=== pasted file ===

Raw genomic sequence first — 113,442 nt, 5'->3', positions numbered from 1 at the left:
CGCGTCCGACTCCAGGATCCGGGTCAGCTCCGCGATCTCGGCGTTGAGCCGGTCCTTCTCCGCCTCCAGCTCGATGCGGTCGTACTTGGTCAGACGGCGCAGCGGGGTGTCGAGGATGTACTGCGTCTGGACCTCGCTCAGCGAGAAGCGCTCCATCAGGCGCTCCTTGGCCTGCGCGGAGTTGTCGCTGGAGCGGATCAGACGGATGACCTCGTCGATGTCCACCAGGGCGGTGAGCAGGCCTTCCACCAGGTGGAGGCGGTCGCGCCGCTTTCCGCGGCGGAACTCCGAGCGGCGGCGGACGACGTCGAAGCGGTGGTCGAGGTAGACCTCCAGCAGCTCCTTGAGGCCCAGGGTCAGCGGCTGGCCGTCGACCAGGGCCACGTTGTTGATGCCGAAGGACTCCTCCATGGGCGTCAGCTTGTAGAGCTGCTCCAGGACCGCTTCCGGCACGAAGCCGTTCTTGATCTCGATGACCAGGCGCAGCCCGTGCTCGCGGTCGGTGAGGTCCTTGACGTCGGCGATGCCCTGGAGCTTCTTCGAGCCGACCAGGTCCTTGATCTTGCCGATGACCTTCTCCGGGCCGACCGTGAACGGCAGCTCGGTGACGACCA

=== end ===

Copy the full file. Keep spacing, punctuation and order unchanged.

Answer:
Raw genomic sequence first — 113,442 nt, 5'->3', positions numbered from 1 at the left:
CGCGTCCGACTCCAGGATCCGGGTCAGCTCCGCGATCTCGGCGTTGAGCCGGTCCTTCTCCGCCTCCAGCTCGATGCGGTCGTACTTGGTCAGACGGCGCAGCGGGGTGTCGAGGATGTACTGCGTCTGGACCTCGCTCAGCGAGAAGCGCTCCATCAGGCGCTCCTTGGCCTGCGCGGAGTTGTCGCTGGAGCGGATCAGACGGATGACCTCGTCGATGTCCACCAGGGCGGTGAGCAGGCCTTCCACCAGGTGGAGGCGGTCGCGCCGCTTTCCGCGGCGGAACTCCGAGCGGCGGCGGACGACGTCGAAGCGGTGGTCGAGGTAGACCTCCAGCAGCTCCTTGAGGCCCAGGGTCAGCGGCTGGCCGTCGACCAGGGCCACGTTGTTGATGCCGAAGGACTCCTCCATGGGCGTCAGCTTGTAGAGCTGCTCCAGGACCGCTTCCGGCACGAAGCCGTTCTTGATCTCGATGACCAGGCGCAGCCCGTGCTCGCGGTCGGTGAGGTCCTTGACGTCGGCGATGCCCTGGAGCTTCTTCGAGCCGACCAGGTCCTTGATCTTGCCGATGACCTTCTCCGGGCCGACCGTGAACGGCAGCTCGGTGACGACCA